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  • Making a later update to a car from a previous model year may be unusual, but Porsche has done it, offering a replacement for the factory-installed onboard charger to a more powerful one.
  • The newer 19.2-kW AC charging unit will let owners of the 2020 Taycan charge their vehicle several hours faster.
  • Owners of newer Taycans can get the upgrade as well, but the real benefit is to 2020 models that will become as up-to-date as new models when it comes to charging speed.

Software updates to add new or uprated features to electric cars are no longer a new and novel idea. Tesla’s been doing them for a decade; its first over-the-air update for the Model S was in October 2012. Other makers have followed, with software reflashes done at dealerships (which predated Tesla, but were almost always for safety recalls) and now, increasingly, over the air.

But updating hardware—actual physical components of the car—is a different and far rarer offer. So a recent announcement by Porsche is an admirable outlier: The company will offer owners of 2020 Taycan electric sports sedans the ability to replace the 9.6-kilowatt onboard AC charger fitted at the factory with a more powerful 19.2-kW unit, launched in 2021 as a $1680 option. The upgrade can shave several hours off an overnight recharge.

Owners of 2021 and later models who want faster AC charging benefit as well: The upgrade is offered for any Taycan. But it’s particularly important for the first-year models, bringing them up to the same charging ability as the highest-spec Taycans sold new in dealerships today.

porsche taycan onboard charger

John Voelcker|Car and Driver

The 19.2-kW charger lets the car charge faster on a Level 2 (240-volt) AC garage charging station, if that station can deliver the higher power and is wired on a circuit that can supply it. The difference in charge times is substantial: the Taycan’s 71.0-kilowatt-hour Performance Battery can recharge from zero to 100 percent in 4.8 hours, against 9.5 hours using the original charger. For more powerful Taycans with the 83.7-kWh Performance Battery Plus, the same charge will take 5.3 hours versus a previous 10.5 hours.

The replacement isn’t a minor operation, since the charger is located behind the front trunk and requires a new section of wiring harness. The full parts kit (number 9J1.044.900.31) carries a retail price of $1850.15. Porsche estimates 12 hours of labor will be required for the full retrofit. At dealership rates that can reach $200 per hour or more, the total tab for charging twice as fast could run owners $4500 or so.

2020 porsche taycan


Bonus: Plug & Charge

There’s an additional benefit, though. The software upgrade for the new onboard charger also gives 2020 Taycan owners a new and desirable capability: the Plug & Charge protocol that lets them plug into an Electrify America DC fast-charging station and then walk away, with all verification and billing handled on the back end. Just like a Tesla using the company’s Supercharger fast-charging network, in fact. (Note that the upgraded AC charger has nothing to do with DC fast charging via Electrify America; the Plug & Charge ability comes as a bonus in the software upgrade that allows the new charger to work.)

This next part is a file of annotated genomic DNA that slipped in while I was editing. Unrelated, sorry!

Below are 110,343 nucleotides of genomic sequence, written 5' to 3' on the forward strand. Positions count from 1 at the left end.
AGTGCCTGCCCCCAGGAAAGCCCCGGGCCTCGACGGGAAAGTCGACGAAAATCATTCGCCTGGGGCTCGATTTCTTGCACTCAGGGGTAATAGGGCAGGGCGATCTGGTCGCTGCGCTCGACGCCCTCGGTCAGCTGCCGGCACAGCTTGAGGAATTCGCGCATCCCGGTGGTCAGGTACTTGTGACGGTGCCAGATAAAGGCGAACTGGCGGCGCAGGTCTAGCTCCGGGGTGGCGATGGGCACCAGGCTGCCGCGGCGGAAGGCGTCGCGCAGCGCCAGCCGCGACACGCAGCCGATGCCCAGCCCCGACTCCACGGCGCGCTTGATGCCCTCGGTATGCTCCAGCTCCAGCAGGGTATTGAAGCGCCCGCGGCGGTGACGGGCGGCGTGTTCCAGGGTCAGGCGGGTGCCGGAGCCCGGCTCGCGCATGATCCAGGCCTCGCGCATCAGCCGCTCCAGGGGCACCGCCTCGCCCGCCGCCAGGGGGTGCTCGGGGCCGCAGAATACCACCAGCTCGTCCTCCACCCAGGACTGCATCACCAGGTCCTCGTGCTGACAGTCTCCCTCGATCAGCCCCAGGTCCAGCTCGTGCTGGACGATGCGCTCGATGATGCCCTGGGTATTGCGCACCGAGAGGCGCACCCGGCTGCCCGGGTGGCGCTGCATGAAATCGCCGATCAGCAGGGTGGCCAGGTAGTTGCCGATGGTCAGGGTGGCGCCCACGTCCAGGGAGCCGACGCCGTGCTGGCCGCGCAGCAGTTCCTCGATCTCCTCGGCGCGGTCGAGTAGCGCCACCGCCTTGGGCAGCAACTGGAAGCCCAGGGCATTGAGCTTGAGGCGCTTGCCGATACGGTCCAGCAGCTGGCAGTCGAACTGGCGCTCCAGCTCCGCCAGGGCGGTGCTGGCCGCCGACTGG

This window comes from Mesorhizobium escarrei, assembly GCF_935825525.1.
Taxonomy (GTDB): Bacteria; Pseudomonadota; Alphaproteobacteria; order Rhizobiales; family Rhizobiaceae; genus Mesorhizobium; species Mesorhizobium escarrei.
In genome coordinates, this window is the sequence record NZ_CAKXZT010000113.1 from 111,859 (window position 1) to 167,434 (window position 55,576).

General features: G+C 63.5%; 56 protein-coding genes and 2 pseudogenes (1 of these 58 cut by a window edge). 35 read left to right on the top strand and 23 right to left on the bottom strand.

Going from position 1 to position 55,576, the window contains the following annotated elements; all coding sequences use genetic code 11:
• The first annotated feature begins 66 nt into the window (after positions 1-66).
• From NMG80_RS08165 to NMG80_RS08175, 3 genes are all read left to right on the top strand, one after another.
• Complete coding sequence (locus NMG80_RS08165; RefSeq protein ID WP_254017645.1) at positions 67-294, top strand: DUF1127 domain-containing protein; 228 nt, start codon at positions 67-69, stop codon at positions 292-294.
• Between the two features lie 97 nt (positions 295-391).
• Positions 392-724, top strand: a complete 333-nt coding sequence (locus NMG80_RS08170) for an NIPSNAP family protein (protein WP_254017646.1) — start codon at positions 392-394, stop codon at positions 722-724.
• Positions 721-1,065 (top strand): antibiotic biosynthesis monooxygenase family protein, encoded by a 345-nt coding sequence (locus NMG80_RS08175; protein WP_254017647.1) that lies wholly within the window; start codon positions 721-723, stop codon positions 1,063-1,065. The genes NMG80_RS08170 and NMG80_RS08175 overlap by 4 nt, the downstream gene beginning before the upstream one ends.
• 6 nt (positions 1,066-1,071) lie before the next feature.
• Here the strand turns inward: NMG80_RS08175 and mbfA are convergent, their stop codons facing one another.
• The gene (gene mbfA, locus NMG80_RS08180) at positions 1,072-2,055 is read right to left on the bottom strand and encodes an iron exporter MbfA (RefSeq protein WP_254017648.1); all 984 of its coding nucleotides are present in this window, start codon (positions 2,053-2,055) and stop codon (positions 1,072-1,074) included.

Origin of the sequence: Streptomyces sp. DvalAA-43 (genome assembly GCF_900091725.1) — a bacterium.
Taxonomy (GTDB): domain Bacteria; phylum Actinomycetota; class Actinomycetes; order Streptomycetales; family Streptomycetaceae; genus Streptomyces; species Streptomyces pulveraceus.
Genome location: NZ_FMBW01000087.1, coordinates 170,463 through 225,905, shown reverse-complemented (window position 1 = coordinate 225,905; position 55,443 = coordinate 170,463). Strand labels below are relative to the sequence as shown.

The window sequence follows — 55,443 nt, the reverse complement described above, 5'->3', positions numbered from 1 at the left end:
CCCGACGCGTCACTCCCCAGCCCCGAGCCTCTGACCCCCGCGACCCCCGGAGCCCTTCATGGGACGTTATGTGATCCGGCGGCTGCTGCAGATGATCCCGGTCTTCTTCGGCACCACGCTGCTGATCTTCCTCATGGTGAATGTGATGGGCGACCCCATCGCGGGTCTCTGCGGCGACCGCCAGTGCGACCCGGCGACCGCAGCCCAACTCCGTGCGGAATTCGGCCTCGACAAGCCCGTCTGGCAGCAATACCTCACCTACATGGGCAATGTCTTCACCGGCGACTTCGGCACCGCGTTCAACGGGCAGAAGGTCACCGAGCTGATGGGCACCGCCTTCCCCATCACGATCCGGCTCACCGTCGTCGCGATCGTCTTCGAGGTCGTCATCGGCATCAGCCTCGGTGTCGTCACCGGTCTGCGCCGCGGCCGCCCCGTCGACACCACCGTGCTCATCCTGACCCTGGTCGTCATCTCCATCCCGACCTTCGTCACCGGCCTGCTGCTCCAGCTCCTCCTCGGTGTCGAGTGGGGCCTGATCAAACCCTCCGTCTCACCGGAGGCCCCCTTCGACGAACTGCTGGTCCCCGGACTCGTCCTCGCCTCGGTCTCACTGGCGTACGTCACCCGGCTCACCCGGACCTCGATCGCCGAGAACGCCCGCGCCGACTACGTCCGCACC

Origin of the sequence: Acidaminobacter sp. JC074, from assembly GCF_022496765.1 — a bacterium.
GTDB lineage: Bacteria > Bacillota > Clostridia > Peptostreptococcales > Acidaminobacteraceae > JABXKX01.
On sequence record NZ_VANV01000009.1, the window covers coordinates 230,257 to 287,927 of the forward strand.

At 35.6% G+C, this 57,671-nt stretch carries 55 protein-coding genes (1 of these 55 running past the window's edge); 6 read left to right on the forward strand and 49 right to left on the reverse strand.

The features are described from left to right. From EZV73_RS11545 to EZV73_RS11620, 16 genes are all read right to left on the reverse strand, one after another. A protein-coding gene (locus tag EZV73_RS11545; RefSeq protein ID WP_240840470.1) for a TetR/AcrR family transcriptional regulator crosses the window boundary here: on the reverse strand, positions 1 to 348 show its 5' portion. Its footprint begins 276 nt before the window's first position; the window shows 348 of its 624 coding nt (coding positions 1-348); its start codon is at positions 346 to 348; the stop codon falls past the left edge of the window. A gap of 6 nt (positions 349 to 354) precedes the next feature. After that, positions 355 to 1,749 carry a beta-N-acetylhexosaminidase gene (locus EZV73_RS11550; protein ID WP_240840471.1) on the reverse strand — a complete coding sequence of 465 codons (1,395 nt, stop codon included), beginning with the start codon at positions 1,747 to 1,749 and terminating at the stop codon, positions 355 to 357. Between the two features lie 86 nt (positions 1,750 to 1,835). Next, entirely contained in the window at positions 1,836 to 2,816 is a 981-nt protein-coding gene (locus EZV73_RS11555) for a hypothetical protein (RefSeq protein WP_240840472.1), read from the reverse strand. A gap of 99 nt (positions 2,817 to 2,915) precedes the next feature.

But why is the new charger such a unicorn? Essentially because hardware updates are extremely uncommon among carmakers. The car that rolls out the factory door is the one that a final owner will drive a decade or more later. Any changes to the factory spec are almost certainly due to safety recalls, and these days they’re far more likely to be tweaks to the car’s powertrain control or software for advanced driver-assistance systems than they are hardware.

Software Is Easy; Hardware Isn’t

There are some notable exceptions. In October 2009, Toyota began a recall that included sawing off a portion of the accelerator pedals on 3.8 million vehicles to avert floor-mat fouling after the questionable “sudden acceleration” concern. In general, though, makers change vehicle hardware only with great reluctance—and almost never design vehicles to allow hardware upgrades.

Anecdote 1: Many vehicles early in the past decade that were fitted with GM’s Onstar communications feature accessed it via 3G cellular service. (Yes, Virginia, there was once such a thing.) This month, cellular carriers will finally shut down that network. Has GM offered a retrofit to allow owners of the 2015 and earlier cars to use newer cellular networks? Nope. A petition to demand that hasn’t even made its goal of 2500 names.

Anecdote 2: In 2015, Ford unveiled Sync 3, an entirely new version of its connectivity software that superseded the much reviled MyFordTouch system, which had subpar (to be kind) voice recognition. At a launch event, I asked the Ford exec in charge, “So the Fusion sedan with Sync 3 looks just like the one with MyFordTouch you sold until a few weeks ago. If I had bought one of those, how would I upgrade to the new feature?”

He looked at me blankly. Finally, the answer emerged: “The upgrade path is the purchase of a new vehicle.” And he walked away.

Porsche hasn’t commented on whether the Taycan was designed to permit replacement of the onboard charger from the start. But it’s worth underscoring how rare this capability is—and highlighting it as an example for other makers. Whether they’d be willing to spend time and effort to allow owners to upgrade vehicles they’ve already sold, of course, remains an open question.

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